Updated: Jun 4
By Maril Crabtree:
The Flapper Press Poetry Café celebrates poetry from the globe and features unique poets of all ages. This week, we've invited a guest editor, Maril Crabtree—a renowned poet who has been featured on our site—to interview poet Mitchell Untch.
Mitchell Untch lives in California. Partial publications include Beloit Poetry Journal, Poet Lore, North American Review, Confrontation, Nimrod Intl, Natural Bridge, Owen Wister, The Catamaran Reader, Grey Sparrow, Illuminations, Tusculum Review, and Telluride Institute. His book, Memorial with Liminal Space, was recently published by Driftwood Press and has been nominated for a National Book Award.
Please Meet Mitchell Untch!
Maril Crabtree: Mitchell, congratulations on your new collection, Memorial with Liminal Space. You and I first met through my website when you asked about my editing services. When you sent me your poems, I was impressed with their lyricism and unique imagery. Your poems left me breathless and stayed in my mind for weeks. Yet, you always encouraged me to challenge you to go further. What can you share about your writing process?
Mitchell Untch: I believe that poems ultimately write themselves. I simply allow my imagination to take hold and take me as far as it wants to take me. Sometimes a poem can go through several drafts. Sometimes they arrive after only a couple of drafts. You can always improve upon a work, because as writers we’re always learning, always growing. There’s probably not a writer alive who hasn’t looked back at a work of theirs only to find areas that can be improved on. It’s part of growth. I’ve learned to write with humility.
MC: In other writing, you have shared some details about growing up with a stepmother who was “unnaturally cruel” and a father who was emotionally distant. Yet, your poems about family have an almost dreamlike quality, with a ring of truth, nevertheless. How have those memories affected you? How do they show up in your work?
MU: The psychological imprints that your childhood brings stay with you your entire life. As I get older, I grow more into myself. The trick is that, no matter how you are raised, you learn to grow from your experiences and create something beautiful from them.
I don’t want to live a tragedy; I want to live a life of hope and encouragement.
Shakespeare’s tragedies are sublimely beautiful. There’s no hatred there. There’s no animosity. It’s all exploration. It’s all a dive into the human soul.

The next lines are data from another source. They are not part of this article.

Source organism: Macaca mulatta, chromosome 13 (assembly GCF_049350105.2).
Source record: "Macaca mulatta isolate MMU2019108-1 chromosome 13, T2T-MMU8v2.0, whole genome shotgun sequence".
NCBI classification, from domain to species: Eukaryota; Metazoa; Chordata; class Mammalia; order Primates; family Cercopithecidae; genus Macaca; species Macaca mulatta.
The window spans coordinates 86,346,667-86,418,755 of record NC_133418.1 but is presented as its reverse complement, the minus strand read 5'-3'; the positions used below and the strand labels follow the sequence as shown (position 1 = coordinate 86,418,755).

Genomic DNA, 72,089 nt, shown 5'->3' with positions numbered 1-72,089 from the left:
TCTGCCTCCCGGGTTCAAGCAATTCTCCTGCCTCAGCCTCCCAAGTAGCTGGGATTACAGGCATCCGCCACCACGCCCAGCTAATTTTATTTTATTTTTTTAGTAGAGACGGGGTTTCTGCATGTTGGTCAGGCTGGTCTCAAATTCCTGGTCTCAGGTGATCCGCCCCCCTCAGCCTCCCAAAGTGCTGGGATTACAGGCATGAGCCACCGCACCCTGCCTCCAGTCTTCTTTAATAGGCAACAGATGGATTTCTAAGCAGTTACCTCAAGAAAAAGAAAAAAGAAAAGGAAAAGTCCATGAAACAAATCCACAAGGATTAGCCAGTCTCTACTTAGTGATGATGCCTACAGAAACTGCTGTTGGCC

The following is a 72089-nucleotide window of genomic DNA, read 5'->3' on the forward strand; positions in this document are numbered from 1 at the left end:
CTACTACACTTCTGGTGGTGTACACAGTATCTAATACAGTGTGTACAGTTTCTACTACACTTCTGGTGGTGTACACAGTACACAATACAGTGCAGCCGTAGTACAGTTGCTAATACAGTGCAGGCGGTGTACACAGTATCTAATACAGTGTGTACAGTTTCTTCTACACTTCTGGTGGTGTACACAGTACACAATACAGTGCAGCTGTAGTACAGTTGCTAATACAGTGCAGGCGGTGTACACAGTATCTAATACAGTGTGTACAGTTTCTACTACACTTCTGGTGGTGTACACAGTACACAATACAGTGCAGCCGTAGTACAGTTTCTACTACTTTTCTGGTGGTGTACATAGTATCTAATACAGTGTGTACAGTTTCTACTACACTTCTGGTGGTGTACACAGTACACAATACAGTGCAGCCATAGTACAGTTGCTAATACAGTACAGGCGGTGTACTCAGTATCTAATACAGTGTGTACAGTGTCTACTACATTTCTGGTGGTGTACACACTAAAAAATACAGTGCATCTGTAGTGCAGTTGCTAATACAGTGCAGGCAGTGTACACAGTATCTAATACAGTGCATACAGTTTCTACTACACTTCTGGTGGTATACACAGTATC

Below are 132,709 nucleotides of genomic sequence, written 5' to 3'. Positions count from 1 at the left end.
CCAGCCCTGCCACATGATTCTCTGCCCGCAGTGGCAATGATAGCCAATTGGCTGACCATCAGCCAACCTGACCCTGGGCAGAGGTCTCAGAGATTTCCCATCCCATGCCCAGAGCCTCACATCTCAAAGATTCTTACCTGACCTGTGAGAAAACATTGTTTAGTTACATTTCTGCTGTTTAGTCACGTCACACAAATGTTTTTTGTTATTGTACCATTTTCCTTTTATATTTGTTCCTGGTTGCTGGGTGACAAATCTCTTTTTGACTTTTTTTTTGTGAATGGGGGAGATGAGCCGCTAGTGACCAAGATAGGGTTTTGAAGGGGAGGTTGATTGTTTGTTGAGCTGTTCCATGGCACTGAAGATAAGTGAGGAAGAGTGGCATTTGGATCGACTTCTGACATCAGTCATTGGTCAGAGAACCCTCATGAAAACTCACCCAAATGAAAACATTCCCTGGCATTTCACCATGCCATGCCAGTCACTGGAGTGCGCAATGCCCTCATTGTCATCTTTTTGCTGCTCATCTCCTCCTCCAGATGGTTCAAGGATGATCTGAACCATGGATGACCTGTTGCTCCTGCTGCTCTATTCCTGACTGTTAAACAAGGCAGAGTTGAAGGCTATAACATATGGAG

MC: Speaking of tragedy, many of your poems deal with the death of your twin brother, who died of HIV-AIDS just a few months before a treatment was found, while you also had HIV-AIDS but survived. You write that this “haunts me to this day” and that through this life-changing event you “came to understand over the years that separation is a myth.” Can you say a little more about what you discovered and how it comes through your poetry?
MU: Many times, when I go on long walks, I talk to all the people in my life who’ve impacted me, whether dead or alive. I speak their names. They are buried inside me. If all we are as human beings is spirit, then how does any living human being ever leave us? Continuity is everywhere in life. Where there is death, there is resurrection. I’m not a religious person, nor do I follow any religious indoctrination. For me, a thought gets its root from a culmination of our personal knowledge, experience, and understanding of life, a fluid process to say the least. From this culmination, I explore my faith and understanding of life through poetry.
MC: Are there any poets you feel aligned with or who have been mentors for you?
MU: Rilke’s writings seek this essential struggle for understanding the why, who, and what we are. When I read Rilke, I feel a kind of ecstatic beauty. To me, it’s as if he’s allowing his stream of consciousness to take precedent. A flood of thought, if you will.
And isn’t that the trick? To make poetry seem effortless?
The irony, of course, is that we know that it does take effort! I’ve read a lot of poets over the years. I think it’s healthy to read a wide variety of poets, as well as other great writers. I started reading Shakespeare when I was seventeen. From there, I read Balzac, Zola, Solzhenitsyn, Chekov. All great writing informs the writer, no matter the genre. Of course, Whitman had a great impact. Other more contemporary poets like Sharon Olds, Adrienne Rich, Ann Carson, Yusef Komunyakaa, and Gerald Stern proved to be invaluable.
MC: Do you have any final words of advice for us?
MU: I always lead with the heart when I write. Trust the uniqueness of your being. No two hearts are alike.
Express your individuality, which inevitably leads to the universality we all innately feel a kinship with.
A writer once asked me if I found the results of my work cathartic in any way. As a writer, the deeper I dive into myself, the less cathartic I feel. It’s endless discovery. Everything has a voice. I think my job is to listen.
I wrote "Eden" in the hope of finding an answer to explain what was happening right before my eyes, all the bodies dying, all the faces disappearing, trying to figure out where I fit in. I watched my twin brother die and conjured up images I had of us growing up together, in the midst of nurses bringing him his medications, turning his body “the color of Fall” in his hospital bed. I was writing a love letter to him, conjuring our years together growing up. Of course, there was no answer to what was happening. The poem tries to find one, but it fails in that regard.
I need an answer. There are no answers.
Nurses on nightshift—angels looking for wings,
Christ’s night brides wandering the ward—
doctors—unbirthed miracles imbued with ambient light.
We were told to fear the monster
knitting fingers under the bed.
We didn’t know it could be beautiful if you made it like fire.
I want to recall every detail:
how they turned your body the color of fall,
rotated sheets on your bed, unrolled them over your chest,
a bed of white roses in a half-moon glow,
a benediction of snow, machines flickering blue-red-blue-red,
wheezing like those floats we laughed at every 4th of July
standing on the corner with our shirts off,
radiant in the hot summer sun.
How they wheeled you off to radiology
rounding the corners of the hallways,
the way I remember growing up popping wheelies
with grocery carts, wobbling alongside aisles of soup cans, potato chips
spilling from our mouths onto the bleached linoleum,
men in coats as white as Mother’s oleander,
scuffling their paper shoes like kites scaling windless summer air.